Sometimes, a stone that is in the ureter is pushed back into the kidney by the water current (from the scope) or from the attempt to break it. If it cannot be accessed or adequately broken, a stent may be placed and a different type of procedure might be planned for another day.
It is common and even expected to have some discomfort while urinating. Patients may have no blood in the urine, mild blood, or even what appears to be a significant amount of blood or small clots. The blood may persist as long as a stent is in place. Once the stent is removed, the bleeding stops within a day or two. You may also notice stone fragments in the urine. Because they are small, a patient typically does not feel them as they pass in the urine. As a result of the instrumentation, it is common to have discomfort in the back or groin region much like the pain from the stone. This, too, will gradually disappear.
Although the stent is soft plastic, any degree of sensation from its presence is possible. Some patients have no feeling, while on the other extreme, some have very bothersome symptoms. The symptoms can be any one or a combination of back or groin discomfort (like still having a stone), urinary frequency, urgency or burning. The symptoms may last only one day, or persist for the duration of the presence of the stent. Most patients, however, have very mild symptoms that are tolerable.
Possible Complications of the Procedure
The vast majority of patients will not experience any problem after a ureteroscopy. However, any procedure, regardless of complexity or time, can be associated with unforeseen problems. They may be immediate or even quite delayed in presentation. These may include, but are not limited to:
- Urinary Tract Infection or Urosepsis (Bloodstream Infection)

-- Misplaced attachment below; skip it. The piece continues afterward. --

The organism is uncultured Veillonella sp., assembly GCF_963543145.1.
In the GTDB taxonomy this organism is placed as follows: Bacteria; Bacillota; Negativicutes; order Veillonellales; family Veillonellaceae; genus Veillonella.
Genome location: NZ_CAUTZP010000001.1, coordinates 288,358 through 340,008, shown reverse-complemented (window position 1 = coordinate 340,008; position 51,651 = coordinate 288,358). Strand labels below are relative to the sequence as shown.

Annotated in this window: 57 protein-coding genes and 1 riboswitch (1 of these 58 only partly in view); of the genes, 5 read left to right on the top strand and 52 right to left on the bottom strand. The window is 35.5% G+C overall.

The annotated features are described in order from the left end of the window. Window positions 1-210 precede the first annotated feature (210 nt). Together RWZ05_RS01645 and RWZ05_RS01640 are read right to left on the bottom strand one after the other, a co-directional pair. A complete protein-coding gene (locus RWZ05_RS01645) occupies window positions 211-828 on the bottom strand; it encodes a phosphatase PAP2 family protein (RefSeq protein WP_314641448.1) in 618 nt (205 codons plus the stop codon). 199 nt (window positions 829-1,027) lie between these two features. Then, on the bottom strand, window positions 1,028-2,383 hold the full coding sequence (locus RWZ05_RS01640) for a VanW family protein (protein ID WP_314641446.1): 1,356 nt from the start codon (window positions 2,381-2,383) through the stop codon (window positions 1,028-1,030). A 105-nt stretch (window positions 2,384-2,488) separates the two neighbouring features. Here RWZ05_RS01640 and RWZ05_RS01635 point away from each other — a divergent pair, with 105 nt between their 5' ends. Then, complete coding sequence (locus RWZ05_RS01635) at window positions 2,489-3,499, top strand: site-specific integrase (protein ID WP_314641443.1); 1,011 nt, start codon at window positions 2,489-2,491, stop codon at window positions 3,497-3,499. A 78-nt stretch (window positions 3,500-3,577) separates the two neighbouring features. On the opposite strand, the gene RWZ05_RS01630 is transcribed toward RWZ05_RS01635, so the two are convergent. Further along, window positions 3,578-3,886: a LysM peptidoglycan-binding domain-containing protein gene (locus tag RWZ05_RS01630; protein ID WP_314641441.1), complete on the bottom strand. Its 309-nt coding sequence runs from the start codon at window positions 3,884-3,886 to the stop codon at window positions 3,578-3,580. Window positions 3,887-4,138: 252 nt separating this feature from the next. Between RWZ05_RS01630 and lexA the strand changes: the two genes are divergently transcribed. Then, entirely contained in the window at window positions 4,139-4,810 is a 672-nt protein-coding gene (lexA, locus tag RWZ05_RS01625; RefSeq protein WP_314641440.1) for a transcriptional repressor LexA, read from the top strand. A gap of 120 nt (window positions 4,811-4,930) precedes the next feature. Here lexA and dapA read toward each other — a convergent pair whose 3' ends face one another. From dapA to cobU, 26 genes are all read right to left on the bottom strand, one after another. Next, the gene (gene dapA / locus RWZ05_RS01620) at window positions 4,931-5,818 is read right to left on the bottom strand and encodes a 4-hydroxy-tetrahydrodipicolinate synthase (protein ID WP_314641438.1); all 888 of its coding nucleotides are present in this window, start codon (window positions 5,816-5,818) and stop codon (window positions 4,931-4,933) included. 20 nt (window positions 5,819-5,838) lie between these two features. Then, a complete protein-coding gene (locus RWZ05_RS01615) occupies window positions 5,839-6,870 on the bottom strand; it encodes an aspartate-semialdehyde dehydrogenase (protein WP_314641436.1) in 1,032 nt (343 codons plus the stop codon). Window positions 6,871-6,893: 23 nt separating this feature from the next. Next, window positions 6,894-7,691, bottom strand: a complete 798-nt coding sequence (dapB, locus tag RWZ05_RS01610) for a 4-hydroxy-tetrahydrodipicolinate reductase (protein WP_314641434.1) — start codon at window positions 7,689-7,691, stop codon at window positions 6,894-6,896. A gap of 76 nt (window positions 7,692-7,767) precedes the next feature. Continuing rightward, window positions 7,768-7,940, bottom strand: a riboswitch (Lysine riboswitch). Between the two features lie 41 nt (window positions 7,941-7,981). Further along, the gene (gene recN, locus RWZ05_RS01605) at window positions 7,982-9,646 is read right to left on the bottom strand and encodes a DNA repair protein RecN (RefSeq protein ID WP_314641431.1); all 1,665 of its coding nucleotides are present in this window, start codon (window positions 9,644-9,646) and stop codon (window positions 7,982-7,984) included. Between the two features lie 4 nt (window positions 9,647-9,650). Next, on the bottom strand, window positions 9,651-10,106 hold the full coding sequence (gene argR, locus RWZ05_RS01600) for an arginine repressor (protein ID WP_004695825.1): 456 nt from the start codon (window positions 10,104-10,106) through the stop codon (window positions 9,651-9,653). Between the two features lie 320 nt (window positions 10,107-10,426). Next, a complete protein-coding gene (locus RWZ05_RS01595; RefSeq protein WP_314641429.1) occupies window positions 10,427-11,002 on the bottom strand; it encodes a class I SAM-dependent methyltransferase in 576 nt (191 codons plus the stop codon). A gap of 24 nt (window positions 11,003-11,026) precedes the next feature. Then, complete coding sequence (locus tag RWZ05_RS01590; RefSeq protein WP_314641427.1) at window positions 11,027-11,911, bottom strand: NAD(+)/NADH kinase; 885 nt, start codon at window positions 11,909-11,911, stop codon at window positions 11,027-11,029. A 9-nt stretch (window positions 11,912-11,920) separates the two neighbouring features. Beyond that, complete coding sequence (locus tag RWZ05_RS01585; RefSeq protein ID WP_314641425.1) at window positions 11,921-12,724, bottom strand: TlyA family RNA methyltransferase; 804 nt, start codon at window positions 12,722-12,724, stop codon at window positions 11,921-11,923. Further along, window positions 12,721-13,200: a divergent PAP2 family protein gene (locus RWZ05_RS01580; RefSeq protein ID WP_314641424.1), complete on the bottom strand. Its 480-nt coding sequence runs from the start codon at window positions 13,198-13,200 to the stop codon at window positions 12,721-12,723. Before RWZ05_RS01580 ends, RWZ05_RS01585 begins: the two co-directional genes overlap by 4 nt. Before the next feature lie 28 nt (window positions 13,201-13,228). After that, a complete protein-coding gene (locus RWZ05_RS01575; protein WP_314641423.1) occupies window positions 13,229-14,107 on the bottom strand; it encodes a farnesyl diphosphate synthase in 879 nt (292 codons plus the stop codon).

Before this procedure can take place, we must confirm that you do not have an active urinary tract infection. If a urinary tract infection is not present, it is most unlikely that you will suffer sepsis after this procedure. In the rare event that you do, you will be given intravenous and oral antibiotics. This scenario is more common in diabetics, patients on long-term steroids, or in patients with disorders of the immune system.*If you have symptoms suggesting any of the above after your discharge from the hospital, you must contact us immediately or go to the nearest public hospital.
- Blood Clots in the Urine
There is always a small amount of bleeding after removal of a stone. Most commonly, it settles within a few days. If a stent has been left in place, the bleeding may continue until the stent has been removed. If the bleeding is significant, it can cause clots that can block the urine flow. A catheter may need to be inserted to flush out the clots.
- Ureteral Injury
Despite precautionary measures, the ureter may be injured from the scope or from the instruments used to break/remove your stone or take a biopsy. Usually, we will end the procedure, place a stent in the ureter if possible, and allow the tissue to heal itself over the next week or two. A more severe injury (while very rare) may require placement of a nephrostomy tube (different type of tube placed through the back and into the kidney as a temporary means of kidney drainage). A complete ureteral avulsion (separation of the ureter from the bladder or kidney) is an extremely rare occurrence and requires open surgery through an incision to repair.
Please contact the office within 3 days of discharge. You should make an appointment to see Dr Sved as directed in the hospital. You may see him in his offices at RPA, Bankstown or Strathfield Private Hospital.Do not hesitate to call at any time if you have any concerns.